Developing teacher autonomy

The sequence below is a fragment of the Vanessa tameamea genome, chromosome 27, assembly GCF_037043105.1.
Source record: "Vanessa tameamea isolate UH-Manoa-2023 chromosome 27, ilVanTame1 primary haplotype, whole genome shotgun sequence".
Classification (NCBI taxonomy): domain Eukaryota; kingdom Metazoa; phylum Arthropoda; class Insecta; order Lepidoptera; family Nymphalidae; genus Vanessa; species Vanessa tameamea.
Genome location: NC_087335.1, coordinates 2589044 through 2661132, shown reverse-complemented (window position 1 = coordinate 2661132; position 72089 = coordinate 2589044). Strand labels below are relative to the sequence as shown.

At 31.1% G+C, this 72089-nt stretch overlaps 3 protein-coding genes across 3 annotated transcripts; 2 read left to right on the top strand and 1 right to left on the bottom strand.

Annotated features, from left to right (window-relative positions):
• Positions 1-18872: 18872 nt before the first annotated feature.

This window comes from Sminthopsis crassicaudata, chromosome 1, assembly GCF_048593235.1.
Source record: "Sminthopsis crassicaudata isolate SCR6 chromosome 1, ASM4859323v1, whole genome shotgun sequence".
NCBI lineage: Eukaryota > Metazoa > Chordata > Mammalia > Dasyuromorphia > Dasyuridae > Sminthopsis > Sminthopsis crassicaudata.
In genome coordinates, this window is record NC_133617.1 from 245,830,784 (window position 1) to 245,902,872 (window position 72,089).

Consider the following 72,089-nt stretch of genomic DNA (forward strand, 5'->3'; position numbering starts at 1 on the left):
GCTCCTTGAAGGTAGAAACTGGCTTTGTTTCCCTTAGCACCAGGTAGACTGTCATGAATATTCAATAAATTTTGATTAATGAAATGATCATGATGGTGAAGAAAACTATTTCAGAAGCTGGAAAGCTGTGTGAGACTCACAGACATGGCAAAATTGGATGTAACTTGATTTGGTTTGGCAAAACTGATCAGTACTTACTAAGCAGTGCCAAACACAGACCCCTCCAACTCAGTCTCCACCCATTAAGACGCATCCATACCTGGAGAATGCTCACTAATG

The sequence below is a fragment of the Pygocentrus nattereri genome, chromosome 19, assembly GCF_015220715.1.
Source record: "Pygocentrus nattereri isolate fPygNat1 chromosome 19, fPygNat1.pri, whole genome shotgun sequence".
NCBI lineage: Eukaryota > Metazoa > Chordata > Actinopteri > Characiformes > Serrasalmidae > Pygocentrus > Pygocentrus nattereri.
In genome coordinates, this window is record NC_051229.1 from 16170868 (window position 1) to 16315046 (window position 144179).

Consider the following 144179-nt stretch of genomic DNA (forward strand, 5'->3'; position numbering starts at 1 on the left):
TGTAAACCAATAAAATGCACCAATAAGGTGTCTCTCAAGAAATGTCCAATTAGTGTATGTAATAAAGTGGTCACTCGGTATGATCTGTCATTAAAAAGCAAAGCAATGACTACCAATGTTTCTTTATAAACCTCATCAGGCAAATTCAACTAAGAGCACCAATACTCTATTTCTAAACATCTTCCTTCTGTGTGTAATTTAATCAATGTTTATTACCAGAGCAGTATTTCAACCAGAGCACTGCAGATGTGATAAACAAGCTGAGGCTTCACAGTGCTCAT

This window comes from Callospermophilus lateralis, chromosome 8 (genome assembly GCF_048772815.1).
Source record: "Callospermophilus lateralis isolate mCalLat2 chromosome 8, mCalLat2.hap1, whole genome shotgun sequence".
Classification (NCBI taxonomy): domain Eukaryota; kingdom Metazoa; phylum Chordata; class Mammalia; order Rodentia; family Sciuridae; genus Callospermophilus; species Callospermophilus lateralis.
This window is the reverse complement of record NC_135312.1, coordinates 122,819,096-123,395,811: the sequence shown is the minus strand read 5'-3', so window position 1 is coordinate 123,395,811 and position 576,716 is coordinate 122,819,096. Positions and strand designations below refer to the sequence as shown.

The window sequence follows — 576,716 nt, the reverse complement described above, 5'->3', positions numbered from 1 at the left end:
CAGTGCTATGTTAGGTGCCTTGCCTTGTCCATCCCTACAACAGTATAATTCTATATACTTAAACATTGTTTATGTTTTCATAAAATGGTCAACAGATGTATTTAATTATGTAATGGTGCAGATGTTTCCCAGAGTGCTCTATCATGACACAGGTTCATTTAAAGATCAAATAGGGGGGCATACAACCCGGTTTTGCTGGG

The broader evidence emphasised the importance of developing teacher autonomy. Teachers gained skills, knowledge and confidence about learning in and through the arts so that they were able to innovate in their classrooms. Projects were required to design CPDL in accordance with the CPD Standards to enable teachers to acquire new specialist skills, knowledge and confidence and take increasing control and ownership of how they used them. For example, in one case study, which focused on enabling children to access at least one hour of high-functioning learning through the arts per day for four days a week, school teachers’ capacity and confidence to experiment with new techniques and to take on the approach were supported initially by the structured lesson plans designed and refined as part of the project. From this relatively scaffolded – and, some felt, prescriptive – starting point, support became increasingly focused on co-planning to enable teachers to gain skills, knowledge and confidence, and on taking control and ownership of how they used the knowledge and skills. Over the two years of the project, the lesson plans became a cornucopia of ideas rather than a prescription. As the school’s lead teacher said: ‘I read one session plan now and see a multitude of opportunities from that one session’s plan. And I think that’s how [the teachers] feel as well. They followed them quite strictly to start with and gradually became more fluid in the way they approached the use of them. They really valued the support of them to start with.’